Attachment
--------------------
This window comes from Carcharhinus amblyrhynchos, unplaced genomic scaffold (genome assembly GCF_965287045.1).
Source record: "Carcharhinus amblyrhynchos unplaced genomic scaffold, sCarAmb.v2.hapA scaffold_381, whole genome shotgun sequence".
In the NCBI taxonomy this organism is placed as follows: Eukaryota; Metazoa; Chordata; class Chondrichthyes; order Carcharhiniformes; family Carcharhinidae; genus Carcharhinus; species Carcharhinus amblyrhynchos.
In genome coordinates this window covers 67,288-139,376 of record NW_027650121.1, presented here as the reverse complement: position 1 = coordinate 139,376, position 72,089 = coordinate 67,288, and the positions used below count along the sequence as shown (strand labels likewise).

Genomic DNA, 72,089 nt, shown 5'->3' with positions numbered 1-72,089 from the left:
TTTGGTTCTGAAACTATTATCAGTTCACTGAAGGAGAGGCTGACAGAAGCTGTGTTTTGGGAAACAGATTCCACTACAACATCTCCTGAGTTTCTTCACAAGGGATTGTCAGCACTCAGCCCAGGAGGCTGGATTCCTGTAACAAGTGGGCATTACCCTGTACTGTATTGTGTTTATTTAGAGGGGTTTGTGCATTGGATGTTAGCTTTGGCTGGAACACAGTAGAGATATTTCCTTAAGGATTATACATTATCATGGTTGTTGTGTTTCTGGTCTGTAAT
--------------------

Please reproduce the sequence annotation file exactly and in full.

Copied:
This window comes from Carcharhinus amblyrhynchos, unplaced genomic scaffold (genome assembly GCF_965287045.1).
Source record: "Carcharhinus amblyrhynchos unplaced genomic scaffold, sCarAmb.v2.hapA scaffold_381, whole genome shotgun sequence".
In the NCBI taxonomy this organism is placed as follows: Eukaryota; Metazoa; Chordata; class Chondrichthyes; order Carcharhiniformes; family Carcharhinidae; genus Carcharhinus; species Carcharhinus amblyrhynchos.
In genome coordinates this window covers 67,288-139,376 of record NW_027650121.1, presented here as the reverse complement: position 1 = coordinate 139,376, position 72,089 = coordinate 67,288, and the positions used below count along the sequence as shown (strand labels likewise).

Genomic DNA, 72,089 nt, shown 5'->3' with positions numbered 1-72,089 from the left:
TTTGGTTCTGAAACTATTATCAGTTCACTGAAGGAGAGGCTGACAGAAGCTGTGTTTTGGGAAACAGATTCCACTACAACATCTCCTGAGTTTCTTCACAAGGGATTGTCAGCACTCAGCCCAGGAGGCTGGATTCCTGTAACAAGTGGGCATTACCCTGTACTGTATTGTGTTTATTTAGAGGGGTTTGTGCATTGGATGTTAGCTTTGGCTGGAACACAGTAGAGATATTTCCTTAAGGATTATACATTATCATGGTTGTTGTGTTTCTGGTCTGTAAT